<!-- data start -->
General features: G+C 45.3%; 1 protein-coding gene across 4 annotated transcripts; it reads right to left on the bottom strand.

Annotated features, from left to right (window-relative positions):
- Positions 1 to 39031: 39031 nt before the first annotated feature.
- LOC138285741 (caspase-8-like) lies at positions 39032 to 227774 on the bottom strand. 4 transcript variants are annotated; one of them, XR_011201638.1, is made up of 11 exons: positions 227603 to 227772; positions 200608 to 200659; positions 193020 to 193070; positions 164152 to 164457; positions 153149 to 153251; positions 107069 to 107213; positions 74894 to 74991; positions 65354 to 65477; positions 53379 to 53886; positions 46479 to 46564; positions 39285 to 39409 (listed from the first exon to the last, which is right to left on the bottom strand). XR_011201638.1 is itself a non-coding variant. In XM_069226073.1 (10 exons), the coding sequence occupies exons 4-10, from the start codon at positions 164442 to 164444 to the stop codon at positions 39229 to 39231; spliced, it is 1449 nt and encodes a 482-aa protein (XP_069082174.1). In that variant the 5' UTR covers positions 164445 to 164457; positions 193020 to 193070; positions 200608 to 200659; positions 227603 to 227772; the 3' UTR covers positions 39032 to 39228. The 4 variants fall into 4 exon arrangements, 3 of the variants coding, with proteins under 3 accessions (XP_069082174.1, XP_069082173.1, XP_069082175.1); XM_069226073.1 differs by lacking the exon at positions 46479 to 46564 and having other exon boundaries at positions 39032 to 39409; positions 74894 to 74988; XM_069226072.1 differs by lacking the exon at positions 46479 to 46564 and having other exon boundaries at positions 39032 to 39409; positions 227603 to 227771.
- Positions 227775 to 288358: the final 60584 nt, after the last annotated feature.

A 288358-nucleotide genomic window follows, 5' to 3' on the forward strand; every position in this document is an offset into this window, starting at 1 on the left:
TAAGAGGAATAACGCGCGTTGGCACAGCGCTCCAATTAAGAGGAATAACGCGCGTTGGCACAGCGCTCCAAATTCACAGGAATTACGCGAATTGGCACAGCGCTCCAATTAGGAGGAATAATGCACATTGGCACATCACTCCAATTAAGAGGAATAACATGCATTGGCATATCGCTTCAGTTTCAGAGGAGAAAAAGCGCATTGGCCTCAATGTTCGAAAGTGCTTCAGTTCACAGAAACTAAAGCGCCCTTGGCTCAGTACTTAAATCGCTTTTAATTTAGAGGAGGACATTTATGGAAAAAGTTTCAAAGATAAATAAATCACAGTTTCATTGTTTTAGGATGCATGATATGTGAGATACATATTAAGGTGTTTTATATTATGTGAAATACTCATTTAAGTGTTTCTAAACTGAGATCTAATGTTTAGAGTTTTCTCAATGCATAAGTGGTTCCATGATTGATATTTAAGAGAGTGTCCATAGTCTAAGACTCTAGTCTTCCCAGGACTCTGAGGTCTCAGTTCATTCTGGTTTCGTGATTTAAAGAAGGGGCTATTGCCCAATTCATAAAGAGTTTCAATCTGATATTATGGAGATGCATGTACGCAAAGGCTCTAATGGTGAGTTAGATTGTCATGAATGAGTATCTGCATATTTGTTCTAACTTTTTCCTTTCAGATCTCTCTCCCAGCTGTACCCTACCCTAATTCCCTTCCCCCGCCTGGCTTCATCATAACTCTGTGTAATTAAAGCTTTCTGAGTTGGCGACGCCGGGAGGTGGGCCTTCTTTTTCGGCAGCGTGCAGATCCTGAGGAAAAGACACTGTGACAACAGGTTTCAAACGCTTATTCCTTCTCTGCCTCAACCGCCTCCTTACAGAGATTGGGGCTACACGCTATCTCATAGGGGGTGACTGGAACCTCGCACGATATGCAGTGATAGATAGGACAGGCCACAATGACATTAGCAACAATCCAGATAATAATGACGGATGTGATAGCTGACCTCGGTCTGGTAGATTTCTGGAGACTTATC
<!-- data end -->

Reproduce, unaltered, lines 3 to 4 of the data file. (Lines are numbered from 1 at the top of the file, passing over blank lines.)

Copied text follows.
- Positions 1 to 39031: 39031 nt before the first annotated feature.
- LOC138285741 (caspase-8-like) lies at positions 39032 to 227774 on the bottom strand. 4 transcript variants are annotated; one of them, XR_011201638.1, is made up of 11 exons: positions 227603 to 227772; positions 200608 to 200659; positions 193020 to 193070; positions 164152 to 164457; positions 153149 to 153251; positions 107069 to 107213; positions 74894 to 74991; positions 65354 to 65477; positions 53379 to 53886; positions 46479 to 46564; positions 39285 to 39409 (listed from the first exon to the last, which is right to left on the bottom strand). XR_011201638.1 is itself a non-coding variant. In XM_069226073.1 (10 exons), the coding sequence occupies exons 4-10, from the start codon at positions 164442 to 164444 to the stop codon at positions 39229 to 39231; spliced, it is 1449 nt and encodes a 482-aa protein (XP_069082174.1). In that variant the 5' UTR covers positions 164445 to 164457; positions 193020 to 193070; positions 200608 to 200659; positions 227603 to 227772; the 3' UTR covers positions 39032 to 39228. The 4 variants fall into 4 exon arrangements, 3 of the variants coding, with proteins under 3 accessions (XP_069082174.1, XP_069082173.1, XP_069082175.1); XM_069226073.1 differs by lacking the exon at positions 46479 to 46564 and having other exon boundaries at positions 39032 to 39409; positions 74894 to 74988; XM_069226072.1 differs by lacking the exon at positions 46479 to 46564 and having other exon boundaries at positions 39032 to 39409; positions 227603 to 227771.